College football season approaches, and with it comes an annual tradition: ESPN picking one song to beat into the ground for six months. Last year: Imagine Dragons, a group that has built quite a career out of being worn to death in commercials.

This year, though, ESPN has turned to a less famous band to fill the role: Judah & the Lion, and their song Let Go. It’s an interesting choice, which should be clear for the first 90 or so seconds of the ESPN-themed video the network released, as it’s a slow burn.

The ending crescendo, admittedly, does have a college football flavor, mostly thanks to the prominent horn section. And even if you absolutely loved that part of the song, you’re probably going to end up sick of it in a few months, because there’s a good chance that’s the section of the song that’s going to be taking us into and out of breaks and serving as the background for various montages all across ESPN’s vast college football inventory.

Here’s what ESPN said about it in a release:

“College football is back. For fans, teams and players, it is about letting it all go for the wild ride of the season,” said Emeka Ofodile, ESPN vice president of marketing. “Judah & the Lion and their single ‘Let Go’ captures that emotion and story to a ‘T’. We can’t wait for college football to start.”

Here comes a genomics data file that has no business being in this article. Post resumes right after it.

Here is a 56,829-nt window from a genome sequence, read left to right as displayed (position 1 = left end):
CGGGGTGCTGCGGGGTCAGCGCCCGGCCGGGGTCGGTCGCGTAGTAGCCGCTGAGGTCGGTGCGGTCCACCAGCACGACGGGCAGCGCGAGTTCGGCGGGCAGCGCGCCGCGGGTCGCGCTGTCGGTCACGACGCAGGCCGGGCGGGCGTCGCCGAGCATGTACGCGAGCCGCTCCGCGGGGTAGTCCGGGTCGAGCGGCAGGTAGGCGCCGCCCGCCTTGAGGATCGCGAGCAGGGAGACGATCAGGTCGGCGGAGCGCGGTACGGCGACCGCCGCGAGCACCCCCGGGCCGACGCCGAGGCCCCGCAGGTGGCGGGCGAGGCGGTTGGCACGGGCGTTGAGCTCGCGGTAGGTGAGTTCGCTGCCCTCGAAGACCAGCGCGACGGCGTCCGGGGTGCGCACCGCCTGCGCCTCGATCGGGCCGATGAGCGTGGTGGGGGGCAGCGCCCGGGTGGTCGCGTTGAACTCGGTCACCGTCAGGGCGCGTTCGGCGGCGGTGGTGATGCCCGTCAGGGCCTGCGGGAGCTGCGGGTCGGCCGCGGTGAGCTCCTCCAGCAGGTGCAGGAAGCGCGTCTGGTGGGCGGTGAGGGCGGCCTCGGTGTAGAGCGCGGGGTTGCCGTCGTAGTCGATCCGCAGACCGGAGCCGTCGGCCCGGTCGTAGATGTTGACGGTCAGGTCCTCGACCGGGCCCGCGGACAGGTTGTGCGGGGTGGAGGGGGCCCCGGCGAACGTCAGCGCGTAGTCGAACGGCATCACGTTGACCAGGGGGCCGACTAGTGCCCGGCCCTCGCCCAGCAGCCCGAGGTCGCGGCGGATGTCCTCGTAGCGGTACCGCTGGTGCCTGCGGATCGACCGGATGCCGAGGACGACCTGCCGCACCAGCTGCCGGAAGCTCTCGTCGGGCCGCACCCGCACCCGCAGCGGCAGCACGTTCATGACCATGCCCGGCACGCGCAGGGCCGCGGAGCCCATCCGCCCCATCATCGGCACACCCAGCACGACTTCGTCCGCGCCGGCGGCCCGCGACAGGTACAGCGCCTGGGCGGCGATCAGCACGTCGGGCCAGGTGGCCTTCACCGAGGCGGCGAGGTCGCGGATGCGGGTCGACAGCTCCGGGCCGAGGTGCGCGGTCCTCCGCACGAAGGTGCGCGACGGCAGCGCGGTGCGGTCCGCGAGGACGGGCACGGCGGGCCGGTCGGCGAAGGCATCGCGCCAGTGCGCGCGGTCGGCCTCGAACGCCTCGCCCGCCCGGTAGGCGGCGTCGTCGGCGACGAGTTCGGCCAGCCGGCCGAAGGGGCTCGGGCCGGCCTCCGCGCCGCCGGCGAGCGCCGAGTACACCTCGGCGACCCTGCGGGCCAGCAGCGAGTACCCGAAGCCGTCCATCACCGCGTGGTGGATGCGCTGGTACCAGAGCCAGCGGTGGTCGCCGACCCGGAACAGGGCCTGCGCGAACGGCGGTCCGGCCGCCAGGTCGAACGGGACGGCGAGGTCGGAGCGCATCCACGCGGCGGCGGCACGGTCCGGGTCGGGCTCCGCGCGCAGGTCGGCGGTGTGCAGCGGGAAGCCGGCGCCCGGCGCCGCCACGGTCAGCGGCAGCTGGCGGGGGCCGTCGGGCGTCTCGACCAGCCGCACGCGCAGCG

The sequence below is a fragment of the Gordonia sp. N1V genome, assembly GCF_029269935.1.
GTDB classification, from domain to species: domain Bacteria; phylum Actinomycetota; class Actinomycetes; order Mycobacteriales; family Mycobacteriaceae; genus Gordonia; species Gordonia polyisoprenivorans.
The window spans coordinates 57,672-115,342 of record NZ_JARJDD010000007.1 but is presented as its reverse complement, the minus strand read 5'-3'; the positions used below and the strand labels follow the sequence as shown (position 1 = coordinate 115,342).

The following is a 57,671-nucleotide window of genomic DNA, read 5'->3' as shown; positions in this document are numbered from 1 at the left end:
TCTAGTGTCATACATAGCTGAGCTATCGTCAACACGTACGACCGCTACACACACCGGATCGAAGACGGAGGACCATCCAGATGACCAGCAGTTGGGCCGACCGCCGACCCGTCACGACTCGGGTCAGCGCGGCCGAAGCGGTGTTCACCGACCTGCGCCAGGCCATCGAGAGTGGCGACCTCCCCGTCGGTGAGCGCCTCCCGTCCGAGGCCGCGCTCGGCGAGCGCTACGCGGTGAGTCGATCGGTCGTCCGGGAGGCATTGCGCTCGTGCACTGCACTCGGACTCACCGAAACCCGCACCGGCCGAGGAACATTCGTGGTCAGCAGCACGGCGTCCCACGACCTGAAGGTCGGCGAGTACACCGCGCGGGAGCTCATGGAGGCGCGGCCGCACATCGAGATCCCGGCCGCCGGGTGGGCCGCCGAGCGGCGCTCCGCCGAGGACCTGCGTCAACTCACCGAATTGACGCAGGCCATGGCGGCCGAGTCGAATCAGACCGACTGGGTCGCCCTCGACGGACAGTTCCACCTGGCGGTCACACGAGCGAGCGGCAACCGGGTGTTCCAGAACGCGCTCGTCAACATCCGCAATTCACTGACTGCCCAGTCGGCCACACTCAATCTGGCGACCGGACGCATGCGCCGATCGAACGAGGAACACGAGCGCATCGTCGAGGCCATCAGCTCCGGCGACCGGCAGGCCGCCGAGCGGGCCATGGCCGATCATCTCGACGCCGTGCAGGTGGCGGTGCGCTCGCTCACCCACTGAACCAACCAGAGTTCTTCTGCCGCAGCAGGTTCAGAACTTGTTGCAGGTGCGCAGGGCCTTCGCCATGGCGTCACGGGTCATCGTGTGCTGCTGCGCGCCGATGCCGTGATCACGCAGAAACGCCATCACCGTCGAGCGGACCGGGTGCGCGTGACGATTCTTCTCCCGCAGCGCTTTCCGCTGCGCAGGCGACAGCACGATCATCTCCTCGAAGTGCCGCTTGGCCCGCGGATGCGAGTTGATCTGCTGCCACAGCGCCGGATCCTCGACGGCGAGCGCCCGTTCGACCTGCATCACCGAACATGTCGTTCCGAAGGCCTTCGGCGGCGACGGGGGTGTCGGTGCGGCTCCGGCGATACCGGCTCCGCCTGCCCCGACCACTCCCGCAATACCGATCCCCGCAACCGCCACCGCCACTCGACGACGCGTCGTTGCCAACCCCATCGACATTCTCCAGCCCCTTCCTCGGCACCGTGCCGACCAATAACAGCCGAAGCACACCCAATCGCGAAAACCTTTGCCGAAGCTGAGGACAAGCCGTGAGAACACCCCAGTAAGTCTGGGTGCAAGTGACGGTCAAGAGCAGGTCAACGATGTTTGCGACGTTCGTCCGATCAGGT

Said Brian Nolan, Senior Vice President, Capitol Music Group, “We are thrilled to partner with ESPN for the upcoming college football season.  Music plays such a prominent role within the landscape of the college football experience and Judah & the Lion have delivered an instant classic anthem with ‘Let Go.’”

Music is subjective, obviously, but it’d probably be a bit much to call it an objectively bad song. It’s fine. It’s just the knowledge that it’s going to be burned into the ears of viewers for months that makes it tough. There is one positive: the video release inspired a few mashups with other songs. It’s tough to argue that Free Bird doesn’t work extremely well, for example:

Also working surprisingly well is the opening credits theme from Barney Miller:

That’s better.

[ESPN]

About Jay Rigdon

Jay is a writer and editor for The Comeback, and a contributor at Awful Announcing. He is not a strong swimmer.